University students are being forced to take classes about consent during which they're told to use words like 'joystick' and 'vajayjay' rather than anatomically correct names for genitalia.

The Consent Matters class at the University of Technology, Sydney was brought in this year as a compulsory module that all students must complete in order to pass their course.

The class involves an online test in which students must score 100 per cent to pass. The test features slides of social scenarios, some involving drinking, and uses words such as 'hotdog' and 'vajayjay.'

A voiceover to the test informs the young adults that using slang like this instead of standard language makes it easier to discuss sex and consent.

The module is part of an initiative to deal with issues of sexual assault and harassment on campus.

'Our program of work is focused on a broader goal of bringing about a sustainable cultural change to enable a zero-tolerance approach to sexual violence in our community,' the University webpage says.

The Introduction to Diversity class at the University of Sydney is required for anyone who wants to minor in 'diversity' and is run by lecturer Dr Jane Park, who regularly brings her white poodle cross to class.

'It is not just about let's hate all men and white people, that can be fun for like five seconds and then it gets boring. Also my dog is white. It is about white dog privilege. The idea of divide and conquer which brought us here — colonisation, capitalism, patriarchy,' Dr Park told a packed lecture theatre, reported The Daily Telegraph.

'Our identity and our value is defined by our commodification as being valuable in a capitalist society that has to become something else, that has to become definable,' she said.

Australian Catholic University lecturer and education commentator Kevin Donnelly said he is concerned universities are no longer places of open debate where people can argue the evidence on certain topics.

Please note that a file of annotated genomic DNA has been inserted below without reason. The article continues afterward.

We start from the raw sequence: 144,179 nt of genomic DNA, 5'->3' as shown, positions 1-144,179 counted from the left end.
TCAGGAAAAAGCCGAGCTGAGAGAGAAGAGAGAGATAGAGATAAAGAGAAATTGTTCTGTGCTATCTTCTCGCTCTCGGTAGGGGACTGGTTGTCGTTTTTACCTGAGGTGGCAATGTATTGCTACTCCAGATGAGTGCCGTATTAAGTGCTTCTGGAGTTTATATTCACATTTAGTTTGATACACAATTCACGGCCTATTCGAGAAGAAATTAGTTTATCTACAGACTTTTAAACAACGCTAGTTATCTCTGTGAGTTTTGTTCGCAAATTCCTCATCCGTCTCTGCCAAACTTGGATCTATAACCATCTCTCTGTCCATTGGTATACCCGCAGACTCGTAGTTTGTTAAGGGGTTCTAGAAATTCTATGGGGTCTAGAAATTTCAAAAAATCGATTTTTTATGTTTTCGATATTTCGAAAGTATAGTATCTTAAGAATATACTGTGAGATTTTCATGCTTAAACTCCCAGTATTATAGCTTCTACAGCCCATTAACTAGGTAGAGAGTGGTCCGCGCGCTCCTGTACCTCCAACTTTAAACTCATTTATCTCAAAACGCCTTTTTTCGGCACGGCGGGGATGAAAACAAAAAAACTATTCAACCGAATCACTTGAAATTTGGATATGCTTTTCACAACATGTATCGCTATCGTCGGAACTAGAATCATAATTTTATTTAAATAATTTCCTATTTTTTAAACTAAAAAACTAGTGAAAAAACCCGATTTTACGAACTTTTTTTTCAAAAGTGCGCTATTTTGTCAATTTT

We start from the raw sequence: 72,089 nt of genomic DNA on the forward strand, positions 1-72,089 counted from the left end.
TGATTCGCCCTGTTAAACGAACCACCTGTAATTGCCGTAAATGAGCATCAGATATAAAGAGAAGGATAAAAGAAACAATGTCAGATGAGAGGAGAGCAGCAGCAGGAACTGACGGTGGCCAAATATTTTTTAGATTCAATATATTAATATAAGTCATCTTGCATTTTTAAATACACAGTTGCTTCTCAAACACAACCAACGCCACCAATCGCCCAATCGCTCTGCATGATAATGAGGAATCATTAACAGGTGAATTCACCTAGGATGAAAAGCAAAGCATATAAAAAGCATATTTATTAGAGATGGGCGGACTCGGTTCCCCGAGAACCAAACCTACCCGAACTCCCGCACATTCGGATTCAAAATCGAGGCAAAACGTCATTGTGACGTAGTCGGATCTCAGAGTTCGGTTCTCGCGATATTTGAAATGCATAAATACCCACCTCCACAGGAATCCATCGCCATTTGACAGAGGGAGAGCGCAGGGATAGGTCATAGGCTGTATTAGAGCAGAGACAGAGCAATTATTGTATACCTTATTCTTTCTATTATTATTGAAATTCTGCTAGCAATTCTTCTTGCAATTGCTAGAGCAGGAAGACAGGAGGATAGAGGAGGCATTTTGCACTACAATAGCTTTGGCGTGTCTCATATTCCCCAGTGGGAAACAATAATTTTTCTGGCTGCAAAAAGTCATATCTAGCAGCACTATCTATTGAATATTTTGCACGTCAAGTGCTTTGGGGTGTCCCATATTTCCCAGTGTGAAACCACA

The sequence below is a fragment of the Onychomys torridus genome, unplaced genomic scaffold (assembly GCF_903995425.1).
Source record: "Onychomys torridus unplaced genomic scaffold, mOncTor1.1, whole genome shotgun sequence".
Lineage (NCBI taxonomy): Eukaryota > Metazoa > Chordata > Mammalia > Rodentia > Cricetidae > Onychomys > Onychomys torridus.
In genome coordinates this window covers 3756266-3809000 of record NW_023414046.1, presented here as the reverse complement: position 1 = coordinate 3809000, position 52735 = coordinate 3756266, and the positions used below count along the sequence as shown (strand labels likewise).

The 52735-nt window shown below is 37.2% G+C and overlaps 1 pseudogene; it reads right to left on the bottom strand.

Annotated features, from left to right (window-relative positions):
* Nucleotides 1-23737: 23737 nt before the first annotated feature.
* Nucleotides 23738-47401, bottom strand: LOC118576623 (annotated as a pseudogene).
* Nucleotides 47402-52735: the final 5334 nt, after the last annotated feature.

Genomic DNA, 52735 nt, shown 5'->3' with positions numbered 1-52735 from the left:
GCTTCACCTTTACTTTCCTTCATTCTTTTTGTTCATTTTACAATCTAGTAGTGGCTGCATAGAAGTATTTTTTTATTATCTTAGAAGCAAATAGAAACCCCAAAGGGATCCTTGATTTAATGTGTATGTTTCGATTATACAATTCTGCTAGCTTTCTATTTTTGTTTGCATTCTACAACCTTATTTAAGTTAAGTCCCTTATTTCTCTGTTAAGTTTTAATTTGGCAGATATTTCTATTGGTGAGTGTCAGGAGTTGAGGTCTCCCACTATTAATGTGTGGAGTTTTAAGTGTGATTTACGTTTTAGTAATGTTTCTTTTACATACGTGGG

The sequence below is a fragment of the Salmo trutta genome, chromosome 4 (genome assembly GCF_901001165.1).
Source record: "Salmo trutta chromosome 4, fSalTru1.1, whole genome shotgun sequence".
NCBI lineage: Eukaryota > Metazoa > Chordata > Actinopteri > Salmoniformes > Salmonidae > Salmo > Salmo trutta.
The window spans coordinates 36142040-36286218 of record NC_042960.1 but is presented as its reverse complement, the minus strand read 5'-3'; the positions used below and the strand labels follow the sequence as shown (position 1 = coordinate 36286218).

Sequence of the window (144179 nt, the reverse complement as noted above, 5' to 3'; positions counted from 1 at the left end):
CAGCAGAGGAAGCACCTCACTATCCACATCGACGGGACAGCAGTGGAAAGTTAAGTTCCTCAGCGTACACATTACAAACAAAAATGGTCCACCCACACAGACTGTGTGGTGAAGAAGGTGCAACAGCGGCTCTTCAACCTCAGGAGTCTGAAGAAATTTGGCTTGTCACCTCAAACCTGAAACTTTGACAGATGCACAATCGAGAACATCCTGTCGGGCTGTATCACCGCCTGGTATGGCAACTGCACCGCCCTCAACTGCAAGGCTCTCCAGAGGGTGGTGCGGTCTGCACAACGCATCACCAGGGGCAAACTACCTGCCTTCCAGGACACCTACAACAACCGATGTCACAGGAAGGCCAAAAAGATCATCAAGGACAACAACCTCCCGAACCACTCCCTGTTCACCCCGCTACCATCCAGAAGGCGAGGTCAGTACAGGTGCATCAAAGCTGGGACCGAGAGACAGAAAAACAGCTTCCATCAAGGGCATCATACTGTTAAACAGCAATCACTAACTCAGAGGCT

'It is part of the PC movement, where we have safe spaces, victimhood, and students are no longer able to have robust debate because everyone is part of some victim group,' Mr Donnelly said.


Australia really IS a laid-back place

The great Australian motto, "She'll be right, mate", is the antithesis of worry

Feeling stressed at work? Australian employees are among some of the least worried workers in the world - and the Brits aren't far behind

If you've been thinking your job is giving you a host of worries you may need to reevaluate as it has been revealed Australian workers are among the least stressed in the world.

A global study found employees Down Under are the second most relaxed nation in the workplace.

The survey of more than 23,000 working professionals in eight countries was conducted by Robert Half and studied full and part-time workers.

Australia's lack of stress closely followed the Netherlands, who were labelled the least anxious workers across the globe.

The British came in as the third least stressed country followed by the US, Belgium, Canada, France and Germany.

The study also revealed Australian workers aged 55 and above were the least stressed and those aged between 18 and 34 carried the most anxiety.

The research suggested those earning higher wages, more than $150,000, were highly stressed - as were women when compared to men.

The most relaxing industry for a career appeared to be IT, administration and accounting while health care and manufacturing fell at the opposite end of the spectrum.

'Stress in the workplace is sometimes unavoidable with many subtle yet insidious contributors,' Robert Half Australia director Nicole Gorton said.

'Stressed out employees not only negatively affect company performance, but can also impact overall team morale.

'Eliminating all work-related stress in the office may not be possible, but taking proactive steps to reduce it can improve staff performance, engagement and overall workplace happiness.'

The study revealed employers who hired large numbers of temporary staff helped reduce stress by managing high workloads.


Posted by John J. Ray (M.A.; Ph.D.).    For a daily critique of Leftist activities,  see DISSECTING LEFTISM.  To keep up with attacks on free speech see Tongue Tied. Also, don't forget your daily roundup  of pro-environment but anti-Greenie  news and commentary at GREENIE WATCH .  Email me  here

No comments: